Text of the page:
New Delhi: Taking a dig at retired judges, the Supreme Court said on Friday that it has become a fashion for them to comment on the earlier decisions taken by the collegium, adding that the existing collegium system should not be derailed on the basis of statements of “some busybody”.
The apex court emphasised that collegium is the most transparent institution.
A bench headed by Justice M.R. Shah said, “Let the system, which is functioning well, not be derailed. The collegium does not work on the basis of some busybody.”
The bench, also comprising Justice C.T. Ravikumar, added, “Let us perform our duties and let the collegium function according to its duties. We are the most transparent institution.”
Of late, friction points have been created between the Centre and the judiciary over the collegium system, under which judges appoint judges to constitutional courts.
The bench said it does not want to comment on what a few former apex court judges, who were once members of the Supreme Court Collegium, are now saying about the mechanism.
Advocate Prashant Bhushan, representing petitioner and RTI activist Anjali Bhardwaj, said that Justice Madan Lokur, former apex court judge, who was part of the Supreme Court Collegium in 2018, had said that one of the decisions should have been uploaded on the Supreme Court website.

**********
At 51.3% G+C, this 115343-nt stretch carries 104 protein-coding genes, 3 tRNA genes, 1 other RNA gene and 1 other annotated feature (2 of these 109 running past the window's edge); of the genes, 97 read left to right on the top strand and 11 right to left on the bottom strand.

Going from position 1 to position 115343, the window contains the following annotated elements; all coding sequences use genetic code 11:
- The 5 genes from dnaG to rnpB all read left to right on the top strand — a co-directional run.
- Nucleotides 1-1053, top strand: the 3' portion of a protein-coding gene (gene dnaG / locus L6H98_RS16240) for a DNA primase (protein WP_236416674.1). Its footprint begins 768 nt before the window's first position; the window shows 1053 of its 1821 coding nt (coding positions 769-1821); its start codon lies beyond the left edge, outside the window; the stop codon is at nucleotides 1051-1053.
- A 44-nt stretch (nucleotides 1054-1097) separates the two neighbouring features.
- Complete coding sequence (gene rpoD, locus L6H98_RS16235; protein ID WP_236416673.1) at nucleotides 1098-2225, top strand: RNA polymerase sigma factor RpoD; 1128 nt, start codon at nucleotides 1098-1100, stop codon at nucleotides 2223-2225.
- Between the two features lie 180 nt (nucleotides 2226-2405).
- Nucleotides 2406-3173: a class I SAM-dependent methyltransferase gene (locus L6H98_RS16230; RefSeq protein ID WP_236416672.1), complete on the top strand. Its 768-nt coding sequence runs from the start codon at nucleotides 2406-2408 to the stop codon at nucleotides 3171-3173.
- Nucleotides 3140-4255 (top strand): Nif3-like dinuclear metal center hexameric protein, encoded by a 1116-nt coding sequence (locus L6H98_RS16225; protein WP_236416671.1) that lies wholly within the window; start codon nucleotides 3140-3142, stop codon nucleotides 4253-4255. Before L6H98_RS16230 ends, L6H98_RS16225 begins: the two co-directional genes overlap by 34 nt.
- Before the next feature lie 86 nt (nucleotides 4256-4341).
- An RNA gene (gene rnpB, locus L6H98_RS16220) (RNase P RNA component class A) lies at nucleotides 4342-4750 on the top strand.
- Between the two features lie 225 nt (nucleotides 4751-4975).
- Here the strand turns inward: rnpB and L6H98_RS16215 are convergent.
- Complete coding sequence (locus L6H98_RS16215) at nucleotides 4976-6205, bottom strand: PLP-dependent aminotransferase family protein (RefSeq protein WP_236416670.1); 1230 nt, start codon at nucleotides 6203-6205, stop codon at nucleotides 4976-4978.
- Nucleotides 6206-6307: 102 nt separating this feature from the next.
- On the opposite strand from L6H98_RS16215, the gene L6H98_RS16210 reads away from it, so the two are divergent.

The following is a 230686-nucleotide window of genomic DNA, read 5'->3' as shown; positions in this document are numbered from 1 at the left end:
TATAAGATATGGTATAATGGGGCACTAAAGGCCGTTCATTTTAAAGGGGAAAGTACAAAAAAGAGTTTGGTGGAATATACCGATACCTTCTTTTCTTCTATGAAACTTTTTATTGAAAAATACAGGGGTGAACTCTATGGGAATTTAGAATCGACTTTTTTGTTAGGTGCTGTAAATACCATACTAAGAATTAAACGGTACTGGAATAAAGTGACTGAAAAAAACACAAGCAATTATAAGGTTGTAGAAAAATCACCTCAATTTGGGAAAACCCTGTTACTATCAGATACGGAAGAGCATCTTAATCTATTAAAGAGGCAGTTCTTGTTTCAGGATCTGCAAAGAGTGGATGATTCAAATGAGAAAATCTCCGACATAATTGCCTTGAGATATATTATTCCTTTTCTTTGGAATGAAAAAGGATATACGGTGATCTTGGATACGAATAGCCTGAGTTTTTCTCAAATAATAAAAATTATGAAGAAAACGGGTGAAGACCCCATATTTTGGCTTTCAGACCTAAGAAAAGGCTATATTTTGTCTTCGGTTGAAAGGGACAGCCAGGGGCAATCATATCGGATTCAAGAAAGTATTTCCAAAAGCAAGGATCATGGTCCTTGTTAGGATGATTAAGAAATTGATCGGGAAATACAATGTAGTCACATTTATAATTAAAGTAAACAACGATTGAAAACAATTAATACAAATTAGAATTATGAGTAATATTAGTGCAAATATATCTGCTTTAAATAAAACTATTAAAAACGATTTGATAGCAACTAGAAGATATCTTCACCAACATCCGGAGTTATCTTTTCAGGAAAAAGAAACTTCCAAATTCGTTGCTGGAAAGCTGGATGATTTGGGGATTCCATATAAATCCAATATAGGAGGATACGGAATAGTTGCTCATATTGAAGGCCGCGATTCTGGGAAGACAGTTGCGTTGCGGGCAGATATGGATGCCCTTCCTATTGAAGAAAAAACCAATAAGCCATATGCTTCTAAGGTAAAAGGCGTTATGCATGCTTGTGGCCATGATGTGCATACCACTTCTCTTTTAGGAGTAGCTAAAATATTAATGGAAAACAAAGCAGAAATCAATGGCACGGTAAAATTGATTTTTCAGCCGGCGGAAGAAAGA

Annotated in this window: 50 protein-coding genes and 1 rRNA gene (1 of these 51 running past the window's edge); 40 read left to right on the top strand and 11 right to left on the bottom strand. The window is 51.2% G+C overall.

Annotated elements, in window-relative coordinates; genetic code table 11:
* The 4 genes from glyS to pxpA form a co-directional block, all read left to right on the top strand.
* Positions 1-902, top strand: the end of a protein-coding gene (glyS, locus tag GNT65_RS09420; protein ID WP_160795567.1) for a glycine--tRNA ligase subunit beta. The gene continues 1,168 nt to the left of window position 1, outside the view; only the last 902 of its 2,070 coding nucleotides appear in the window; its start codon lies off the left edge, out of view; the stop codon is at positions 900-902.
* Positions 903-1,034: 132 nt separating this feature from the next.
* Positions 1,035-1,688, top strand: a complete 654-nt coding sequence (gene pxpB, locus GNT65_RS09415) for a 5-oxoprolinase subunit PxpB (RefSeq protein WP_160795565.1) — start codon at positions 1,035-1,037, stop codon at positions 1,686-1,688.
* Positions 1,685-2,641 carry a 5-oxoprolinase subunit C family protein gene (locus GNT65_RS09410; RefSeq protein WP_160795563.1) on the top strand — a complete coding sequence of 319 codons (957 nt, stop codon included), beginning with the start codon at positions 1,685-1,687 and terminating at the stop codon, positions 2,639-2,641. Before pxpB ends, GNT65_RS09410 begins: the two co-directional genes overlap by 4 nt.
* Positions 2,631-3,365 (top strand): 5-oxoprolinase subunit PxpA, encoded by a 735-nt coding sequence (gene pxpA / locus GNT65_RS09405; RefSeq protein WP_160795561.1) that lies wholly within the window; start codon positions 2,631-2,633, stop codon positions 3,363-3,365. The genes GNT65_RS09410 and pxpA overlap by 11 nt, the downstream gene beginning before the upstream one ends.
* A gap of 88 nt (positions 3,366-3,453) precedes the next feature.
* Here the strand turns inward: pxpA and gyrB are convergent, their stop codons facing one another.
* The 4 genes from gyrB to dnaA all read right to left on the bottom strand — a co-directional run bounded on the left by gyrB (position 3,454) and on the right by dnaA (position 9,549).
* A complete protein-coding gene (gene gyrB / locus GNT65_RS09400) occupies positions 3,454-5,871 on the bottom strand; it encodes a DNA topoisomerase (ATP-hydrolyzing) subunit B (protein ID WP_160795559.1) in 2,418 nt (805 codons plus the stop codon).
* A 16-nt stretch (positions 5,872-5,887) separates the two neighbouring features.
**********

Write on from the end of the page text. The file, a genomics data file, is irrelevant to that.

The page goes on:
The bench said, “Nowadays, it has become a fashion to comment upon earlier decisions (of the collegium) made when they (former judges) were part of the collegium.”
It added, “We don’t want to say anything on their comments.”
The collegium, which was headed by then CJI Ranjan Gogoi and comprised four senior-most judges, Justices Lokur, A.K. Sikri, S.A. Bobde and N.V. Ramana, took certain decisions regarding the appointment of judges. Howeverthe were not uploaded on the SC website. In January 2019, the collegium revisited the decisions “in the light of additional materials”.
Bhushan argued that all correspondence between the Chief Justice and the government should be available to the people under the RTI as a fundamental right.
He emphasised that the question here is whether the decision of the collegium comes under the purview of the Right to Information Act.
“The subsequent meeting dated January 10, 2019 mentions about the decision taken on December 12, 2018,” said Bhushan.
Citing the RTI Act, Bhushan said the information included any material in any form including records, documents, memos, emails, advises, press releases, circulars, orders etc. After hearing arguments, the bench reserved the judgment in the matter.
The top court was hearing a petition by Bhardwaj against a Delhi High Court order, which dismissed her plea seeking apex court collegium’s agenda in connection with a meeting held on December 12, 2018 when certain decisions were purportedly taken on the elevation of some judges to the apex court.